Posts Tagged ‘COY’

What’s Next For Season’s Stretch Run?

Do either of these star-less teams have a chance to win big? (Photo by Garrett W. Ellwood/NBAE)

Do either of these star-less teams have a chance to win big? (Photo by Garrett W. Ellwood/NBAE via Getty Images)

Calling these “second-half storylines” would be both misleading and bad math, because All-Star Weekend didn’t exactly split the 2012-13 with Solomon-like equanimity. So we’ll go with “home-stretch storylines,” situations and people that NBA fans should keep their eyes on over the final two months of regular-season play. By dealing with trade-deadline drama separately on this site, we can limit this list to the five most compelling things to watch between now and the best-of-sevens:

1. Can the Lakers avoid making the wrong kind of franchise history?

It happened once in the “aught’s,” once in the 1990s, twice in the ’70s and then, continuing backwards, you’ve got to go back to their Minneapolis roots to find an NBA season that wasn’t followed immediately by a postseason for the Lakers. But math is beginning to loom large as a course this team will not pass in 2012-13.

Four games under .500 and 3.5 games out of the final playoff berth in the West wouldn’t ordinarily seem like a failing grade. But there is another team, Portland, wedged between L.A. and Houston that doubles the leap-frog challenge — and no suggestion that any of the clubs above them are headed downward in the conference standings. Then there’s the schedule: More intra-conference games for everyone means that one or more of the Lakers’ chief competition will be winning on many nights. And given their 9-18 road schedule, March looks tortuous with 10 of 15 away from Staples Center.

Stir in all the issues – coach-talent disconnect, miserable defense, fractious locker room – that have been part of the league’s No. 1 storyline to this point and it doesn’t look fixable. The passing of Jerry Buss as Lakers owner seems, sadly, like a clear sign this is not their year.

2. Can the Spurs’ regular-season success translate for a change?

OK, the “for a change” part is a bit snarky, given San Antonio’s four NBA championships since 1999. Yet it’s going on six years since the last one and even in 2007, there was a sense that the club’s window of contention was closing, based on its marvelously constant but aging core.

Coach Gregg Popovich and GM R.C. Buford have retooled in both precise and daring ways, shifting from the team’s old grinding defensive style to something sleeker, more offensive-minded and more democratic. Still, the Spurs’ three most important players are the same as a decade ago: Tim Duncan, Tony Parker and Manu Ginobili.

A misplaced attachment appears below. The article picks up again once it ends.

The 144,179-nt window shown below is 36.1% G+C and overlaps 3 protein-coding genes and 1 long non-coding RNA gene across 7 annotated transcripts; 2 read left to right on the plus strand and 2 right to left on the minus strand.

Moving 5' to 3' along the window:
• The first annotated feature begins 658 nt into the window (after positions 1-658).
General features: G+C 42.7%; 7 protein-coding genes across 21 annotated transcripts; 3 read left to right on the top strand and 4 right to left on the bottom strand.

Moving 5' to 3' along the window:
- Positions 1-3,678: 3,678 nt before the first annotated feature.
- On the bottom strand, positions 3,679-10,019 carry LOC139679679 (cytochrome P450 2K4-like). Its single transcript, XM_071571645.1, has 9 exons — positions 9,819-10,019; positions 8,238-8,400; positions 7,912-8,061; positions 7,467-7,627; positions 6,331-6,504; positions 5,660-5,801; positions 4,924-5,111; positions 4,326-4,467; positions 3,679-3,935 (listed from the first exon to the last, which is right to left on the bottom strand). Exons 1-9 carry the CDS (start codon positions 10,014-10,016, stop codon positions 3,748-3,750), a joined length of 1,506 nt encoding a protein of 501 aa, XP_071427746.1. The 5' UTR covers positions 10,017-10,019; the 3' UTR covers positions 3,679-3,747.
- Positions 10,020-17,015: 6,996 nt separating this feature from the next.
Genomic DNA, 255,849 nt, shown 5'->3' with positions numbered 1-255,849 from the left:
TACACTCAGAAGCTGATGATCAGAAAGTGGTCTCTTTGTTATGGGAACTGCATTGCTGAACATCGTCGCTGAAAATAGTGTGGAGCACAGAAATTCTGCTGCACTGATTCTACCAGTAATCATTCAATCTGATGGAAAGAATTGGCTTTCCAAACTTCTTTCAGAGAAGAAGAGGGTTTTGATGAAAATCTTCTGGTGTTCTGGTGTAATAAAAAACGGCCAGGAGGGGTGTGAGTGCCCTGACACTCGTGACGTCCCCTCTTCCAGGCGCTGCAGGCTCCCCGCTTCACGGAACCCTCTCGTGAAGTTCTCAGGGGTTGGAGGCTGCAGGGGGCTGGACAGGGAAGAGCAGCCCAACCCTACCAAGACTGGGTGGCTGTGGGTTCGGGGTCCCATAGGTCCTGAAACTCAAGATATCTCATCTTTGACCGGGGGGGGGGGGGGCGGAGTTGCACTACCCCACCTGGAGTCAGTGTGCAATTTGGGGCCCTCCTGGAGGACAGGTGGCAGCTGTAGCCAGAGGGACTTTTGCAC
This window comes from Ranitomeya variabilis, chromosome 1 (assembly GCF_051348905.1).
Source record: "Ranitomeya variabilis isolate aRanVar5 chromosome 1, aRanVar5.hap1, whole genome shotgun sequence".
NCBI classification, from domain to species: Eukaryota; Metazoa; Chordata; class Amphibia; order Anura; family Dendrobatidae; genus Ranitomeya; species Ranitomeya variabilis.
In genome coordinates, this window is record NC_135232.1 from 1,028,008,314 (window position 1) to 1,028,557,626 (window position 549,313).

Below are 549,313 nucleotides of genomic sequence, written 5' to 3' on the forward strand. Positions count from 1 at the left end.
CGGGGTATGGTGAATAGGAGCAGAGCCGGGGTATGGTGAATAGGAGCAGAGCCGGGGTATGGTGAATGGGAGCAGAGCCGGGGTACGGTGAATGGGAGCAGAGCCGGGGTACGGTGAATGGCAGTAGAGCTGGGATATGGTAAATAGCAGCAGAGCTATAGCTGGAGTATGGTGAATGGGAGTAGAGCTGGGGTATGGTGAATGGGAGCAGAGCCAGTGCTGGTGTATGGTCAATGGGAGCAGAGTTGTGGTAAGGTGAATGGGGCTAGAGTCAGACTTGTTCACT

All the controversial “resting” that Popovich practices and all the supposed advantages to old legs and big reputations that we see in the playoffs – no back-to-backs, slower pace, star whistles – haven’t paid off for San Antonio since before the Sonics left Seattle and Gilbert Arenas was a big NBA deal (for good reasons, that is). (more…)

MVPs, COYs rarely partner up

CHICAGO – The buzz around United Center in the hours before Game 1 of the Chicago-Atlanta series Monday – non-game-related, anyway – was all about when and where. As in: What time would the NBA’s Most Valuable Player Award be presented, and where would Bulls guard Derrick Rose actually receive it (practice facility, hotel ballroom, etc.)?

Nothing was official, of course. But Rose seems to be a lock from various straw-polling of media voters and thus would become the youngest NBA MVP in history. He was born on Oct. 4, 1988, making him 22 years, six months and 29 days come Tuesday.

But there’s more history in the making. If Rose wins, it will mark only the 12th time that the MVP and the Coach of the Year have been chosen from the same team. Chicago’s Tom Thibodeau was announced as the COY winner Sunday.

Considering that the awards will have co-existed for 49 years once the 2011 set is complete (the COY was first awarded in 1963, the MVP in 1956), that’s not a high percentage. The thinking by a lot of voters seems to be: If a coach has the MVP on his squad, his job might not be the league’s toughest. Or something like that.

Beginning with Boston’s Bill Russell and Red Auerbach in 1965, the MVP and COY partnered up five times in nine years: Wilt Chamberlain-Dolph Schayes, Phila., 1966; Wes Unseld-Gene Shue, Balt., 1969; Willis Reed-Red Holzman, N.Y., 1970, and Dave Cowens-Tom Heinsohn, Bos., 1973.

Then there was a mighty gap until the Lakers’ Magic Johnson and Pat Riley won the awards in 1990. Chicago’s Michael Jordan and Phil Jackson did it in 1996, the only season in which Jackson was deemed worthy by voters of a COY.

There has been a greater frequency lately, with four in the past 10 years – all in odd-numbered seasons. That pattern starts with Allen Iverson-Larry Brown, Phila., 2001, and continues with Tim Duncan-Gregg Popovich, S.A., 2003; Steve Nash-Mike D’Antoni, Phx., 2005 and LeBron James-Mike Brown, Cle., in 2009.